An Awkward Vegetarian Problem

When I moved into my Swiss apartment, I was surprised that not one of my new housemates (of which there were almost twenty) was vegetarian. I guess vegetarians have a tendency to surround themselves with other vegetarians for convenience’s sake.

It was only a matter of time before my new housemates started to question my vegetarianism. I never try and “recruit” people as vegetarians, and as a rule I presume that no one cares what I eat which is thankfully most often the case. I’m always really happy, though, to tell people more if they show an interest – and not once since September have I had to field the age-old, “but where do you get your protein from??”. Nine times out of ten, people don’t want to lecture you on your dietary choices – more often they’re just making polite conversation.

My problem is, this topic of conversation always seems to get raised around mealtimes – for obvious reasons. My choice not to eat comes from a purely ethical basis; I’m always a bit smug when I read about the health/environmental benefits of cutting down on meat, but I can’t pretend that’s my number one reason for avoiding it. For this reason, it’s quite difficult to answer this question in a way that doesn’t make it sound like I’m judging everyone else. When the rest of the table have just ordered massive steaks or veal-and-foie-gras-wellington or whatever, I really don’t feel like getting all Morrissey about it. This usually leads to me claiming I, “don’t know” why I’m vegetarian (which is unconvincing at best), or point blank refusing to discuss the matter, which I’m pretty sure is just as much of a mood killer as going into the gory details of the beef industry during the main course.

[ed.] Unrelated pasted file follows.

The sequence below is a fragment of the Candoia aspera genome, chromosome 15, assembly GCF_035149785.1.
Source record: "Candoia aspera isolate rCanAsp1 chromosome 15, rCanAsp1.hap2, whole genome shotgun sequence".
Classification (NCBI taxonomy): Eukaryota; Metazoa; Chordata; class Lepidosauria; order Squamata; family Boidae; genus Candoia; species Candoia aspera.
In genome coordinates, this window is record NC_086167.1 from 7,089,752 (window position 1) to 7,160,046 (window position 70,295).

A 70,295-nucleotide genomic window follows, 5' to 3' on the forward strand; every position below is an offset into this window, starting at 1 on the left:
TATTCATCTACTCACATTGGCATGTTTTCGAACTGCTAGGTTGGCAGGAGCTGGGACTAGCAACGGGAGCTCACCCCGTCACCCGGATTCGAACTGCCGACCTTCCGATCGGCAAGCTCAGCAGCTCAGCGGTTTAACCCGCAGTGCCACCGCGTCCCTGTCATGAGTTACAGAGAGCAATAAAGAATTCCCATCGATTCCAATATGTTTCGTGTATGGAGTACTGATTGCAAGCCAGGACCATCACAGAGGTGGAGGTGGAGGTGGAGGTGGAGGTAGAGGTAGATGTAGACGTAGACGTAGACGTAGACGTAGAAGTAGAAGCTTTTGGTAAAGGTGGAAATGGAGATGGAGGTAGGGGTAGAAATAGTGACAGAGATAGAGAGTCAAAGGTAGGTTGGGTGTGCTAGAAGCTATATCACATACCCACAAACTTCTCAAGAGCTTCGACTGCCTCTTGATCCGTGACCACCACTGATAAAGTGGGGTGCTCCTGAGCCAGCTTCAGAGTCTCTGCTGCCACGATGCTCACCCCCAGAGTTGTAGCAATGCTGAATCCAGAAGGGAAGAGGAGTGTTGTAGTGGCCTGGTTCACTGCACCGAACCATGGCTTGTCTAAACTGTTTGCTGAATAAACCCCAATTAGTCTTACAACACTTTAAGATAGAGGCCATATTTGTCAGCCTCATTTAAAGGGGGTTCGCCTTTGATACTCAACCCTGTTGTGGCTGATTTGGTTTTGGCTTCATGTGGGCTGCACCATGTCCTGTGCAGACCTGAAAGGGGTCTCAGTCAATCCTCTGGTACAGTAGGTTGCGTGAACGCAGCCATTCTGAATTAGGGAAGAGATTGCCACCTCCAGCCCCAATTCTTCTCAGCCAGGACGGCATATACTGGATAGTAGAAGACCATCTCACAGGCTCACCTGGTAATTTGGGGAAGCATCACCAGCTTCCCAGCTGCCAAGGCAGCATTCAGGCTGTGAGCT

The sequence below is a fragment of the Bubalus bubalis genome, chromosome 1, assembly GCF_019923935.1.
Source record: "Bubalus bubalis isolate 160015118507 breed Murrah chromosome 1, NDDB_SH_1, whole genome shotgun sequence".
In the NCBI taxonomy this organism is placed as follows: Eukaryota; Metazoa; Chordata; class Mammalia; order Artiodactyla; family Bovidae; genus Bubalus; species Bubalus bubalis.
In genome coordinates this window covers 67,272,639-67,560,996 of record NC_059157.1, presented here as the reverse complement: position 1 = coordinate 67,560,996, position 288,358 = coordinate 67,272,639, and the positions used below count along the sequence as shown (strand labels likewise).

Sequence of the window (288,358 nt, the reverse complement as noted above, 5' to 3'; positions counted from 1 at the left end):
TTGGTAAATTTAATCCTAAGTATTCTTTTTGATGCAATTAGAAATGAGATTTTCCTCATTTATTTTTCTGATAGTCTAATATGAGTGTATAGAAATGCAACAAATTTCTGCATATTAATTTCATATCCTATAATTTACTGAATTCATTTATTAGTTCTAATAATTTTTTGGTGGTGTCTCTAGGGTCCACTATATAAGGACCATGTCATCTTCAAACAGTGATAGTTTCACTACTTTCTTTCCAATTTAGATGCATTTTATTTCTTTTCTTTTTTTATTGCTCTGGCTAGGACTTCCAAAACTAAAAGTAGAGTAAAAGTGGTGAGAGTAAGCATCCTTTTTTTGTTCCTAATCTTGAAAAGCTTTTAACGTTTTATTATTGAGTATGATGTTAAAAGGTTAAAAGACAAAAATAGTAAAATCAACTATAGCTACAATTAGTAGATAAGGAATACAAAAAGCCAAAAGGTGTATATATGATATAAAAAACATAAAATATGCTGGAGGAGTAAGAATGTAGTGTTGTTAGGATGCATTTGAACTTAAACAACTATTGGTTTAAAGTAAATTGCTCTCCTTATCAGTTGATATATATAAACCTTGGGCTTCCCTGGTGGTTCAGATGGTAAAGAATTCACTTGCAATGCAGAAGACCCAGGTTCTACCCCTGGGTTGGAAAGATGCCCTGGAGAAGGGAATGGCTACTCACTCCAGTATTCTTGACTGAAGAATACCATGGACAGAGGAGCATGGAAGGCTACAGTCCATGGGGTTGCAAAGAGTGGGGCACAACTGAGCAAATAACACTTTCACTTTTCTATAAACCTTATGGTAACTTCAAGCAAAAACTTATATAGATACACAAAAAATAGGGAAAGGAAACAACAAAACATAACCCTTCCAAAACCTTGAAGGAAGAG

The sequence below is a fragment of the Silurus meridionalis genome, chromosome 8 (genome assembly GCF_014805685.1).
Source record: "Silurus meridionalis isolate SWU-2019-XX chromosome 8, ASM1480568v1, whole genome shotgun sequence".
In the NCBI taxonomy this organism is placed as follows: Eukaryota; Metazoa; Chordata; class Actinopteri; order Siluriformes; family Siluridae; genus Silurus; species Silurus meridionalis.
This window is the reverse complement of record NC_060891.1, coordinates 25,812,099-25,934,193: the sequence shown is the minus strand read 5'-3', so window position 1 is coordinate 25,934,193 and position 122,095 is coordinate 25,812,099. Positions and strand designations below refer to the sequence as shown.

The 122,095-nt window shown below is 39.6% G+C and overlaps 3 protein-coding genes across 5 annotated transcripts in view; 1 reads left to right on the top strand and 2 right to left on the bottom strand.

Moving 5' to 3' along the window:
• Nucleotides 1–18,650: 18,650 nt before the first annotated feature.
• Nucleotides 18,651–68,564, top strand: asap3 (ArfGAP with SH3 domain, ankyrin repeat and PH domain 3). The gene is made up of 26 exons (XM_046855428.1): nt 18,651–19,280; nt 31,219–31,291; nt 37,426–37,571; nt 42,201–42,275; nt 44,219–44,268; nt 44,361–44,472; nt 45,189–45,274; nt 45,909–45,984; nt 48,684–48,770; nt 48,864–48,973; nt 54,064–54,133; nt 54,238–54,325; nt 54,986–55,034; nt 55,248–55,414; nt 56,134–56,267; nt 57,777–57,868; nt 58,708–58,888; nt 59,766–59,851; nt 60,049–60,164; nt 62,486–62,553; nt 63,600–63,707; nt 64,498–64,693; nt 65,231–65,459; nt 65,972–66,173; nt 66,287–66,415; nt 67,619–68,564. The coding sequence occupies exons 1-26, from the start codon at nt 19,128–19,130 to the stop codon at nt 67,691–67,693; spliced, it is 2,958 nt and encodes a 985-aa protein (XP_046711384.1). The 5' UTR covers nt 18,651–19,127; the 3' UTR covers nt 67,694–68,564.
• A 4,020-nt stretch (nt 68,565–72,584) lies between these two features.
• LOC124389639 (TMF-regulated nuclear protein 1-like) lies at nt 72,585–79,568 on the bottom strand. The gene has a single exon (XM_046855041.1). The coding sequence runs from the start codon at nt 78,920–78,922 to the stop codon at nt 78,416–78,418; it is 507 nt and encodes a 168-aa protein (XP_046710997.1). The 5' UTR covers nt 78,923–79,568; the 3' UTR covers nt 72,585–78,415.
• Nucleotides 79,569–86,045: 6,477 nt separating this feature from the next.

So, this goes out to anyone who’s quizzed me on my eating habits recently: Thanks for asking! I know this probably reads as a deeply entitled, self righteous rant, so well done for making it to the end.

And for any other vegetarians/vegans reading: Do you encounter this problem too? Let me know how you field it in the comments!



  1. Sun

    This is definitely a tough one to answer. I always just say I don’t like the taste of meat, which actually became true after a year of vegetarianism.

    • chemily

      Thanks for the comment Sun – that’s a very diplomatic way of dealing with it. I respect that – if pushed for an answer, I have a tendency to go down the somewhat more childish “I don’t eat things with a face” road..

  2. RORI

    I made the decision to become a vegetarian when I was fairly young, and have since forgotten all of the “factory farming is unethical” research I did. Since I don’t really want to get into a big long discussion with it, I usually just say that it’s what I’m used to and that I /personally/ have no desire to eat meat, and it usually keeps things peaceful.

  3. Natalie Tamara

    Oh what is it with people bringing this up at the dinner table of all places? As you said, it can so easily turn into a massive mood killer if you are open and honest so I don’t know what response people are looking for (though it’s true, they are probably just making conversation).

    I usually say something vague along the lines of “oh you know, too many reasons to go into now” and direct the conversation away from it – if I’m pushed, I might say I don’t like the idea of eating an animal (which was the first reason I became veggie). Funnily enough, uni was probably the worst time for being asked this all the time, maybe people are encountering vegetarians for the first time..!?

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